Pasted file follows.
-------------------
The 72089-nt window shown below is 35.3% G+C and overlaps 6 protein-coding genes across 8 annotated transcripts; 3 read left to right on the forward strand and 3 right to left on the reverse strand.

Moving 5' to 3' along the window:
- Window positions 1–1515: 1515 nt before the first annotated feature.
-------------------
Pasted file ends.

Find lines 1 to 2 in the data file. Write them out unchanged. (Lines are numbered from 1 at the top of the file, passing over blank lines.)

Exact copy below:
The 72089-nt window shown below is 35.3% G+C and overlaps 6 protein-coding genes across 8 annotated transcripts; 3 read left to right on the forward strand and 3 right to left on the reverse strand.

Moving 5' to 3' along the window: